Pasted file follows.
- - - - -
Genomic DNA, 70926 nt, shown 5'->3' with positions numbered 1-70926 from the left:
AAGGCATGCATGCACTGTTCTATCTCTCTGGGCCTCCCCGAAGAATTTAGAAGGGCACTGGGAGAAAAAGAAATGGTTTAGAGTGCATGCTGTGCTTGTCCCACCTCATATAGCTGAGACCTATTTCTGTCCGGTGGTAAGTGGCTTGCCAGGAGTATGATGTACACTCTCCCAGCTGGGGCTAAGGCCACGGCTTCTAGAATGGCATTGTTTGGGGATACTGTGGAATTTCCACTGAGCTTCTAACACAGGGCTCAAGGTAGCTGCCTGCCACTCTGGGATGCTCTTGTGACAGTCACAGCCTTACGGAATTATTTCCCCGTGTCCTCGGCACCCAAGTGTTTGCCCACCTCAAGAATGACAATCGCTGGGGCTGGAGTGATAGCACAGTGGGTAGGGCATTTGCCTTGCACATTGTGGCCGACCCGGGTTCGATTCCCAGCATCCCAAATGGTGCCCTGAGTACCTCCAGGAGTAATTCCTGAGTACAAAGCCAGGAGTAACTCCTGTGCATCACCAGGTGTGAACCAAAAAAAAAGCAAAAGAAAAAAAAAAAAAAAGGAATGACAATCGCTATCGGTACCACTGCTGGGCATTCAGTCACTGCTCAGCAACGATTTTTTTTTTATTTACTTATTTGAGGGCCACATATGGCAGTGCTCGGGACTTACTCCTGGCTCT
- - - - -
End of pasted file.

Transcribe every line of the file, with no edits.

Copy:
Genomic DNA, 70926 nt, shown 5'->3' with positions numbered 1-70926 from the left:
AAGGCATGCATGCACTGTTCTATCTCTCTGGGCCTCCCCGAAGAATTTAGAAGGGCACTGGGAGAAAAAGAAATGGTTTAGAGTGCATGCTGTGCTTGTCCCACCTCATATAGCTGAGACCTATTTCTGTCCGGTGGTAAGTGGCTTGCCAGGAGTATGATGTACACTCTCCCAGCTGGGGCTAAGGCCACGGCTTCTAGAATGGCATTGTTTGGGGATACTGTGGAATTTCCACTGAGCTTCTAACACAGGGCTCAAGGTAGCTGCCTGCCACTCTGGGATGCTCTTGTGACAGTCACAGCCTTACGGAATTATTTCCCCGTGTCCTCGGCACCCAAGTGTTTGCCCACCTCAAGAATGACAATCGCTGGGGCTGGAGTGATAGCACAGTGGGTAGGGCATTTGCCTTGCACATTGTGGCCGACCCGGGTTCGATTCCCAGCATCCCAAATGGTGCCCTGAGTACCTCCAGGAGTAATTCCTGAGTACAAAGCCAGGAGTAACTCCTGTGCATCACCAGGTGTGAACCAAAAAAAAAGCAAAAGAAAAAAAAAAAAAAAGGAATGACAATCGCTATCGGTACCACTGCTGGGCATTCAGTCACTGCTCAGCAACGATTTTTTTTTTATTTACTTATTTGAGGGCCACATATGGCAGTGCTCGGGACTTACTCCTGGCTCT